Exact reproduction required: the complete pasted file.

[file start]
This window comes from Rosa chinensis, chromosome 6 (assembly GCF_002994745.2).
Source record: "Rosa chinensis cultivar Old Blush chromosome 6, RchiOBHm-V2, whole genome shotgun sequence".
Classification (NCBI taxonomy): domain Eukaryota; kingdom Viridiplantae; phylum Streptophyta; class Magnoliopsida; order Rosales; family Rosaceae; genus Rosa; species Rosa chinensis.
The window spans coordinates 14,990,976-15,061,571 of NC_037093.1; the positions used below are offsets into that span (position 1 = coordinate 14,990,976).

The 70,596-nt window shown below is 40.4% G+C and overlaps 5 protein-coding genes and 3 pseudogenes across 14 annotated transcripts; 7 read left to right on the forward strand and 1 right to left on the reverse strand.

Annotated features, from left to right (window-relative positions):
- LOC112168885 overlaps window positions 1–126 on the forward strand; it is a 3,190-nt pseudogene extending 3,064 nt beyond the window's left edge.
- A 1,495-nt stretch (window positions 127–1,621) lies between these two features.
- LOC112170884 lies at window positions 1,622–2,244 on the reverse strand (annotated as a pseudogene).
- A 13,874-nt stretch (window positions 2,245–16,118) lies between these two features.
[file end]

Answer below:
This window comes from Rosa chinensis, chromosome 6 (assembly GCF_002994745.2).
Source record: "Rosa chinensis cultivar Old Blush chromosome 6, RchiOBHm-V2, whole genome shotgun sequence".
Classification (NCBI taxonomy): domain Eukaryota; kingdom Viridiplantae; phylum Streptophyta; class Magnoliopsida; order Rosales; family Rosaceae; genus Rosa; species Rosa chinensis.
The window spans coordinates 14,990,976-15,061,571 of NC_037093.1; the positions used below are offsets into that span (position 1 = coordinate 14,990,976).

The 70,596-nt window shown below is 40.4% G+C and overlaps 5 protein-coding genes and 3 pseudogenes across 14 annotated transcripts; 7 read left to right on the forward strand and 1 right to left on the reverse strand.

Annotated features, from left to right (window-relative positions):
- LOC112168885 overlaps window positions 1–126 on the forward strand; it is a 3,190-nt pseudogene extending 3,064 nt beyond the window's left edge.
- A 1,495-nt stretch (window positions 127–1,621) lies between these two features.
- LOC112170884 lies at window positions 1,622–2,244 on the reverse strand (annotated as a pseudogene).
- A 13,874-nt stretch (window positions 2,245–16,118) lies between these two features.